Taking teaching to the highest level
December 15, 2010
- Staff Sgt. Sidney Galloway obtains Master Instructor Certification
- Ordnance School has one of the most intense programs within TRADOC.
FORT LEE, Va. (Dec. 15, 2010) - Instructor certification programs are designed to ensure military students obtain the necessary knowledge to accomplish their missions. The culmination of the certification process is in obtaining the title Master Instructor, which is no easy task, especially in the Ordnance School.
Staff Sgt. Sidney Galloway, Basic Electronics Maintenance instructor, Armament and Electronics Maintenance Training Department, reached that pinnacle in his quest for excellence, and was presented his Master Instructor certification during a ceremony Dec. 9. He joins the ranks of only 52 Master Instructors in the Ordnance Corps and is the first to earn the title at Fort Lee.
Instructor certification programs are designed to ensure military students are being trained by highly-skilled professionals. The Ordnance School has designed one of the most intense programs within Training and Doctrine Command.
"Ours is the most rigorous program in TRADOC," Col. Clark LeMasters, commandant, U.S. Army Ordnance School said. "Only a small percentage of our instructors make it to the master level."
Becoming a Master Instructor requires dedication. Some of the requirements to attain the certification include: teaching at least 1,000 hours of instruction; completing at least 18 months of cumulative teaching experience; conducting a seminar on a topic of instructional concern; completing a project or research paper; and appearing before a board for evaluation.
"It takes a lot of hard work and is a huge statement of an individual's commitment to his profession and to excellence," LeMasters said.
Galloway, a Coatesville, Pa. native, became an instructor in 2007 and teaches Army Advanced Individual Training students from three different ordnance occupational fields as well as U.S. Marine Corps Basic Refrigeration Technicians.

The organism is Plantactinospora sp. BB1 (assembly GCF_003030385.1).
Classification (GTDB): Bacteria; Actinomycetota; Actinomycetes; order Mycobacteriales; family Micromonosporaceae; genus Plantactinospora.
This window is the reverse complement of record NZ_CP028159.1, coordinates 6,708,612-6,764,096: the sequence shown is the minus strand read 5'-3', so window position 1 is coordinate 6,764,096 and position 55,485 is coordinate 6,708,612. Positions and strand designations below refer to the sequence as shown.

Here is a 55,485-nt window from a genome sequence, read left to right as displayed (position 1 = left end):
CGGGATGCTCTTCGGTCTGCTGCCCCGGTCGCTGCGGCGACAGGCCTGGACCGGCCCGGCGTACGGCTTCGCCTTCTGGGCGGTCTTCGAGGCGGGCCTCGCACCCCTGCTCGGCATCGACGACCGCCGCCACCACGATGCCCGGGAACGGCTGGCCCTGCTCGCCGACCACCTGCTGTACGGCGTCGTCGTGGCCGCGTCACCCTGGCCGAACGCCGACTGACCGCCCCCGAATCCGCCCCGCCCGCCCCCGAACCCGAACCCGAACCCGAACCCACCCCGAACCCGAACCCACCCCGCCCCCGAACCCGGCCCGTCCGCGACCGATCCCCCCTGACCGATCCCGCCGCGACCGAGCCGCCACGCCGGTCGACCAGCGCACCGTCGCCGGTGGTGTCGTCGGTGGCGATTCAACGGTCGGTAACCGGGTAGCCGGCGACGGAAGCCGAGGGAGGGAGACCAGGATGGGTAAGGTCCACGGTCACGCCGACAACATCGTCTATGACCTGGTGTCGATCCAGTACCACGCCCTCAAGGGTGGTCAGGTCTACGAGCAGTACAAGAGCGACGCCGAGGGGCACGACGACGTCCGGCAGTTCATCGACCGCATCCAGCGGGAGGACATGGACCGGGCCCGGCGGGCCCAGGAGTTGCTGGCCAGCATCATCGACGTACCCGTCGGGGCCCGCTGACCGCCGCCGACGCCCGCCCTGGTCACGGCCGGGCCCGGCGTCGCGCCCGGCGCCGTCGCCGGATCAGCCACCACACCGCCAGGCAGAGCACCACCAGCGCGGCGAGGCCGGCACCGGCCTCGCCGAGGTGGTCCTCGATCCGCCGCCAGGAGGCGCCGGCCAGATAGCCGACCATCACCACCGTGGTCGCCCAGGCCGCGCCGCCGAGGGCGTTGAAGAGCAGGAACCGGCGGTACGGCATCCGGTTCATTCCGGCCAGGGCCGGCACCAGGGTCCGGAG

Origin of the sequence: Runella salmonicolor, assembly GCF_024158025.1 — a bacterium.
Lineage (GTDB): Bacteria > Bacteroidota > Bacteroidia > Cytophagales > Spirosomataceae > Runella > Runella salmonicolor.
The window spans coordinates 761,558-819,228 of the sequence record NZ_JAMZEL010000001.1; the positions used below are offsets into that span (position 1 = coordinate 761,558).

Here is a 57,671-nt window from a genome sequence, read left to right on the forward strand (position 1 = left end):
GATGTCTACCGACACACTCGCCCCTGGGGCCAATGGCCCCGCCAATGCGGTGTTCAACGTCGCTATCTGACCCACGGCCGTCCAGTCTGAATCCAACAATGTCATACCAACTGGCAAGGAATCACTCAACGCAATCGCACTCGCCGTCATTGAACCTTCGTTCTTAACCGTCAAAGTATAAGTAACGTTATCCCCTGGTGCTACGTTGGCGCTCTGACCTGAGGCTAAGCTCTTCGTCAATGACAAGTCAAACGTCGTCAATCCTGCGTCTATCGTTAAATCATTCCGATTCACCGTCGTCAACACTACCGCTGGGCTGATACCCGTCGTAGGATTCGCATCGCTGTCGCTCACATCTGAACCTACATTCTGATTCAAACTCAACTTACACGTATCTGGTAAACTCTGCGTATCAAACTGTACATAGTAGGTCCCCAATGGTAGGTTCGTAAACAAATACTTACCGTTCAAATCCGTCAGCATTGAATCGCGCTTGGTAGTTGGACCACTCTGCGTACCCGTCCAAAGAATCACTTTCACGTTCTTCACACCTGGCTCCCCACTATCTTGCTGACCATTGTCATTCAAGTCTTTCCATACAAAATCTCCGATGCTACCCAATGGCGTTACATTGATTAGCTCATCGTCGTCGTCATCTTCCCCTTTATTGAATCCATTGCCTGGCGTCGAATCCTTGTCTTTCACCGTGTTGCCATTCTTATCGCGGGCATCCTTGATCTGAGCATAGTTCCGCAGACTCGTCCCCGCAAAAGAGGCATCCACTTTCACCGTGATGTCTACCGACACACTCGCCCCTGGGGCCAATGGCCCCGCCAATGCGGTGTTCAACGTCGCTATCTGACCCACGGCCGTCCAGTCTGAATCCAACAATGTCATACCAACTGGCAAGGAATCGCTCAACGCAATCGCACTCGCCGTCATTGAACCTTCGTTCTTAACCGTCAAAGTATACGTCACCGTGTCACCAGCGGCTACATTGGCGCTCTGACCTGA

Galloway worked toward attaining this certification for three years and attributes his success to not only his hard work but to his mentor, Jackie Wilson, a fellow Master Instructor.
"He told me that if you want to give students the best, you've got to be the best," Galloway said. "So I figured, why not."
Of all the requirements to become a Master Instructor, the project was the most difficult to complete according to Galloway.
"The hardest part of this was coming up with a project," he explained. "Basically, a project is developing a training aid that will improve overall instruction. That was the toughest part because we came from Aberdeen to Fort Lee and we have new facilities so nothing really needed improving."
He overcame this obstacle by taking old test equipment and rebuilding it to better train students. The project involved direct current relay testers.
"We had old DC relay control boxes that used AC power to test them. I built the boxes so that the DC relays could be used with DC circuitry rather than plugging it straight into the wall," he explained.
The project alone took Galloway about 84 hours to complete, but the time spent is well worth it, as it is something students will be utilizing long after he leaves active duty.
Galloway will be retiring from the Army later this month, but will return to the school soon in his new role as a civilian instructor. This new career path will allow him to continue to pass his knowledge on to students for years to come.